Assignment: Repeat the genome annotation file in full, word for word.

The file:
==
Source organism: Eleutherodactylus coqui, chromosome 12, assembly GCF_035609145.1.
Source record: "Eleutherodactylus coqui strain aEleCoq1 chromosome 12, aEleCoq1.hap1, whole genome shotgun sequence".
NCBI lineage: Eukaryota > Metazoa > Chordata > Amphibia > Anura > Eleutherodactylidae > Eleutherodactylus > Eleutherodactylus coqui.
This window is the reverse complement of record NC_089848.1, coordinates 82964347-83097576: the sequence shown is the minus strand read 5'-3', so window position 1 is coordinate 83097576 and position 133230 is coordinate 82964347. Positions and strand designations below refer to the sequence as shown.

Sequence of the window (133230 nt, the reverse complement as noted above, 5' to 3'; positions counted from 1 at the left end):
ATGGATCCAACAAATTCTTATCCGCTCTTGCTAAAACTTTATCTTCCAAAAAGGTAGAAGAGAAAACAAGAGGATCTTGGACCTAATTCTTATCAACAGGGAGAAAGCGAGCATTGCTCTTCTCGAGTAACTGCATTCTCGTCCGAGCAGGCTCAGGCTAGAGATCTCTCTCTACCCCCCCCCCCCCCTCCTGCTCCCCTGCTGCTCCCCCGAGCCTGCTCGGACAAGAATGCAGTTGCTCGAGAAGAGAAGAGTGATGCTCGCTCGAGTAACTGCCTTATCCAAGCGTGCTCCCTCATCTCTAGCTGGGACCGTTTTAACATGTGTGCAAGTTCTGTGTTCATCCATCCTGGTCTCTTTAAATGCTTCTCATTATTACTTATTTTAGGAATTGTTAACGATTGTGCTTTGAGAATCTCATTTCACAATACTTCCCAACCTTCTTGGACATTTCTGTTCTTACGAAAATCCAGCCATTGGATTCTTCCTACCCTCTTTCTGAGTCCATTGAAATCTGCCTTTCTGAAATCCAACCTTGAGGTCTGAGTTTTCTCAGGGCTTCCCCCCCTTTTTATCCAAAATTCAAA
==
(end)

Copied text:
Source organism: Eleutherodactylus coqui, chromosome 12, assembly GCF_035609145.1.
Source record: "Eleutherodactylus coqui strain aEleCoq1 chromosome 12, aEleCoq1.hap1, whole genome shotgun sequence".
NCBI lineage: Eukaryota > Metazoa > Chordata > Amphibia > Anura > Eleutherodactylidae > Eleutherodactylus > Eleutherodactylus coqui.
This window is the reverse complement of record NC_089848.1, coordinates 82964347-83097576: the sequence shown is the minus strand read 5'-3', so window position 1 is coordinate 83097576 and position 133230 is coordinate 82964347. Positions and strand designations below refer to the sequence as shown.

Sequence of the window (133230 nt, the reverse complement as noted above, 5' to 3'; positions counted from 1 at the left end):
ATGGATCCAACAAATTCTTATCCGCTCTTGCTAAAACTTTATCTTCCAAAAAGGTAGAAGAGAAAACAAGAGGATCTTGGACCTAATTCTTATCAACAGGGAGAAAGCGAGCATTGCTCTTCTCGAGTAACTGCATTCTCGTCCGAGCAGGCTCAGGCTAGAGATCTCTCTCTACCCCCCCCCCCCCCTCCTGCTCCCCTGCTGCTCCCCCGAGCCTGCTCGGACAAGAATGCAGTTGCTCGAGAAGAGAAGAGTGATGCTCGCTCGAGTAACTGCCTTATCCAAGCGTGCTCCCTCATCTCTAGCTGGGACCGTTTTAACATGTGTGCAAGTTCTGTGTTCATCCATCCTGGTCTCTTTAAATGCTTCTCATTATTACTTATTTTAGGAATTGTTAACGATTGTGCTTTGAGAATCTCATTTCACAATACTTCCCAACCTTCTTGGACATTTCTGTTCTTACGAAAATCCAGCCATTGGATTCTTCCTACCCTCTTTCTGAGTCCATTGAAATCTGCCTTTCTGAAATCCAACCTTGAGGTCTGAGTTTTCTCAGGGCTTCCCCCCCTTTTTATCCAAAATTCAAA